Aircraft (71 - 76 of 76 items)
FAA Can Better Manage the Aircraft It Uses To Keep Pilots Current and Provide Transportation
PLRD-83-52: Published: Apr 1, 1983. Publicly Released: May 3, 1983.
In response to a congressional request, GAO reviewed federal civilian agencies' aircraft operations to determine whether they are being managed efficiently and economically. The Federal Aviation Administration (FAA) conducts aircraft flight programs to keep pilots current.GAO found that more effective management of FAA programs is needed because: (1) most pilots do not acquire the minimum flight h...
Federal Civilian Agencies' Management of Their Aircraft and Related Services
119509: Sep 23, 1982
GAO discussed the results of its review on the management of aircraft by Federal civilian agencies. In 1977, GAO reported that Federal civilian agencies were acquiring, operating, and managing aircraft independently and without any Government-wide guidance. In a current review, GAO found that, although these agencies spent nearly $500 million to operate aircraft in fiscal year 1981, very little ha...
Comments on the Study: "Consequences of Deregulation of the Scheduled Air Transportation Industry"
CED-77-38: Published: Feb 25, 1977. Publicly Released: Feb 25, 1977.
The Air Transport Association of America's (ATA) study "Consequences of Deregulation of the Scheduled Air Transportation Industry" was reviewed. The ATA study evaluated the consequences of deregulating the 3,087 nonstop routes served by U.S. trunk and local service airlines in 1973 and concluded that air services available to the public could be markedly reduced under a deregulated system.The stu...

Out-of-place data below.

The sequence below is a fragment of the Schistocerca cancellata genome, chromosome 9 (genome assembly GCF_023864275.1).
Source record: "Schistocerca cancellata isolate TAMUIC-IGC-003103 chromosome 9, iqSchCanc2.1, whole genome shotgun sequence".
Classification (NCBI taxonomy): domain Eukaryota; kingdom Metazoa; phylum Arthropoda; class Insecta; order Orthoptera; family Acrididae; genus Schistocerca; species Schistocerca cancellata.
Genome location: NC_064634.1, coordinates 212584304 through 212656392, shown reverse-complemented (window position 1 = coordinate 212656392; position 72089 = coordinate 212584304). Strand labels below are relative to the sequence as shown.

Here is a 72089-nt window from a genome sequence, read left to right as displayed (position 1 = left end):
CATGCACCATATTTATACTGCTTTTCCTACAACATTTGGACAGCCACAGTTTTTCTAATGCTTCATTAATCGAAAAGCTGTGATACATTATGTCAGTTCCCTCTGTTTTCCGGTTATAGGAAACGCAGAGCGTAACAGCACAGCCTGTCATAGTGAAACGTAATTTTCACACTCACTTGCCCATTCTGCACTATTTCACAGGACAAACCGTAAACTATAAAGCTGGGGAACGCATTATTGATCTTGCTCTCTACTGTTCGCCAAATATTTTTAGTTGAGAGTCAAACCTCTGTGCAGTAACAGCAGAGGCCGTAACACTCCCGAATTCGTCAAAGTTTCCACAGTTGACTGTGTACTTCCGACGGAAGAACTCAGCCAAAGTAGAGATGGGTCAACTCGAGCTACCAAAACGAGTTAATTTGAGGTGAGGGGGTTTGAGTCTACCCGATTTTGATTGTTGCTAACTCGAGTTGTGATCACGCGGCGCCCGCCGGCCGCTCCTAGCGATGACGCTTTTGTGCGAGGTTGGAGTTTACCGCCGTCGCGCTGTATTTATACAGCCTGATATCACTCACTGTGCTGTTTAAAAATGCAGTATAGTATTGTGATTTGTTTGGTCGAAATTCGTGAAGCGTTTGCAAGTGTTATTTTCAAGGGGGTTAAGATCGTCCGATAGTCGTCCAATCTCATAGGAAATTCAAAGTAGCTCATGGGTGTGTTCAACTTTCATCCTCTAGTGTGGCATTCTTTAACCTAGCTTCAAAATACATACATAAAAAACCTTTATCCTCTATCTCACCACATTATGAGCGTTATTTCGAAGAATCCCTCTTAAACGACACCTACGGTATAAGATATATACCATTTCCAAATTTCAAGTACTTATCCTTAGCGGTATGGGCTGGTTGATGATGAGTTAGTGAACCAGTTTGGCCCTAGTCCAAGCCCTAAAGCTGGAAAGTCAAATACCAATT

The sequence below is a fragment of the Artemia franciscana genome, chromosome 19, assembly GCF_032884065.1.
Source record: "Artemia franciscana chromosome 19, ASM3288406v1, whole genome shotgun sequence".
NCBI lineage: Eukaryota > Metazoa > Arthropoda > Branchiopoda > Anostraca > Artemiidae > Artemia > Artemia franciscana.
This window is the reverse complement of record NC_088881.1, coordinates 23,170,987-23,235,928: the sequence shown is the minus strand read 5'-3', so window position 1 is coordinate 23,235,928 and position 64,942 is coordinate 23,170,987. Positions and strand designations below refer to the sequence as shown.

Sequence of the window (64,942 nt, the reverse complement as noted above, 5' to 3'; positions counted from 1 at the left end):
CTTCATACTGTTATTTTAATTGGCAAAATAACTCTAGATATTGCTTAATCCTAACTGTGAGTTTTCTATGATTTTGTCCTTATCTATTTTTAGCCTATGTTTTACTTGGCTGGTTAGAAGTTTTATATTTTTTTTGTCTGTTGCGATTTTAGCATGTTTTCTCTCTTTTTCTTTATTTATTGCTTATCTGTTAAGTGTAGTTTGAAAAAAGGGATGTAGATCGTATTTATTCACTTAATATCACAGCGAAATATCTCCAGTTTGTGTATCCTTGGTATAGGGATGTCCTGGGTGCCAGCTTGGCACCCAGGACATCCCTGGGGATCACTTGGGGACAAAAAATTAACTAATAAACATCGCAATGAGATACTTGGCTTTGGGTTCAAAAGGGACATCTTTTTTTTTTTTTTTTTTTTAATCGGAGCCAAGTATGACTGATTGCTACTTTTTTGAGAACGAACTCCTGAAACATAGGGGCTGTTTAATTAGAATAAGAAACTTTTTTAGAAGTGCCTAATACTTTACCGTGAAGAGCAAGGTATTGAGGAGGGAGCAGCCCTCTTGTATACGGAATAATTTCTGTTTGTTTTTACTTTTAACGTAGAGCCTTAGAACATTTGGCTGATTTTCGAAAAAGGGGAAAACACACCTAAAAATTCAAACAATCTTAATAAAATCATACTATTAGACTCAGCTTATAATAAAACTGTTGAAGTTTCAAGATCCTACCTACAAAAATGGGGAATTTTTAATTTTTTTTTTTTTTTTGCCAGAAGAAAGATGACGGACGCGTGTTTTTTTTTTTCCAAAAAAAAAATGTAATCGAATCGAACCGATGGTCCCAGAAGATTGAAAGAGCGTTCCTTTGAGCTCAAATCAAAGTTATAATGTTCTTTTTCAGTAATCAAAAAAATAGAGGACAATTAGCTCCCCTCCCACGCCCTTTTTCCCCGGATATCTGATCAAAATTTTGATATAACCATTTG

Review of Inter-Island Airlift Service in the Far East, World Airways vs. Military Airlift Command
LCD-76-242: Published: Oct 19, 1976. Publicly Released: Oct 19, 1976.
Cost comparisons were made on the operation of the inter-island military airlift by World Airways and the Military Airlift Command (MAC). Although World Airways had run the airlift service economically and had exceeded the minimum efficiency requirements of the contract, it was determined that the MAC ran the service more economically and almost as efficiently. Total cost estimate for fiscal year...
Adoption of Commercial Standards for Seat Spacing and In-Flight Food Service Would Reduce Contract Airlift Costs and Conserve Fuel
LCD-76-211: Published: Oct 5, 1976. Publicly Released: Oct 5, 1976.
A comparison was made of standards for seat spacing and food service on Military Airlift Command (MAC) charter flights with commercial standards. MAC seat spacing of 38 inches falls between commercial first-class and coach-class spacing. Specifications for meals are for higher quality than for those served on commercial flights. GAO found that reduced seating capacity on MAC charter aircraft and m...
Substantial Savings Available To The Military Services Through Increased Recapping of Aircraft Tires
B-146753: Published: Feb 01, 1968. Publicly Released: Feb 01, 1968.
GAO reviewed the aircraft tire recapping practices in the Department of Defense, focusing on the substantial savings that could be realized by the government if tires used on military aircraft are recapped as many times as practicable.GAO noted that: (1) by recapping aircraft tires as many times as the condition of casings permits, commercial airlines get more recaps per tire than the Air Force an...